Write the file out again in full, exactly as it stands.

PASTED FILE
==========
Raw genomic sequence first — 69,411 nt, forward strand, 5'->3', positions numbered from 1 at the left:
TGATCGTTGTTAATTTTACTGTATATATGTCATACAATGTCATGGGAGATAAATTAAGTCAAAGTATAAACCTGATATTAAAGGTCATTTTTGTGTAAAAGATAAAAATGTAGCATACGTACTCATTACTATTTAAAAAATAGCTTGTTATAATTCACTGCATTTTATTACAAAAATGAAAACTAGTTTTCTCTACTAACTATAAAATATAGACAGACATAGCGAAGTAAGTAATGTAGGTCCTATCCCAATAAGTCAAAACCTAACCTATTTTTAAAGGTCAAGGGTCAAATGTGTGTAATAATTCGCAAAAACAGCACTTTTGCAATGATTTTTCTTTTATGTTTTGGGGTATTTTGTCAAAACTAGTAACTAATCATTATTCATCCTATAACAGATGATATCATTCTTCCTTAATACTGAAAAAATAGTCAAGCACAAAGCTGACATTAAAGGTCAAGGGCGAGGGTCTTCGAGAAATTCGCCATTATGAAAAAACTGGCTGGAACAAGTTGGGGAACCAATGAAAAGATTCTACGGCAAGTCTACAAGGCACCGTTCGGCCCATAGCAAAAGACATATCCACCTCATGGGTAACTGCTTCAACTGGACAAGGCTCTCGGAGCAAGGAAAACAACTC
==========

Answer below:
Raw genomic sequence first — 69,411 nt, forward strand, 5'->3', positions numbered from 1 at the left:
TGATCGTTGTTAATTTTACTGTATATATGTCATACAATGTCATGGGAGATAAATTAAGTCAAAGTATAAACCTGATATTAAAGGTCATTTTTGTGTAAAAGATAAAAATGTAGCATACGTACTCATTACTATTTAAAAAATAGCTTGTTATAATTCACTGCATTTTATTACAAAAATGAAAACTAGTTTTCTCTACTAACTATAAAATATAGACAGACATAGCGAAGTAAGTAATGTAGGTCCTATCCCAATAAGTCAAAACCTAACCTATTTTTAAAGGTCAAGGGTCAAATGTGTGTAATAATTCGCAAAAACAGCACTTTTGCAATGATTTTTCTTTTATGTTTTGGGGTATTTTGTCAAAACTAGTAACTAATCATTATTCATCCTATAACAGATGATATCATTCTTCCTTAATACTGAAAAAATAGTCAAGCACAAAGCTGACATTAAAGGTCAAGGGCGAGGGTCTTCGAGAAATTCGCCATTATGAAAAAACTGGCTGGAACAAGTTGGGGAACCAATGAAAAGATTCTACGGCAAGTCTACAAGGCACCGTTCGGCCCATAGCAAAAGACATATCCACCTCATGGGTAACTGCTTCAACTGGACAAGGCTCTCGGAGCAAGGAAAACAACTC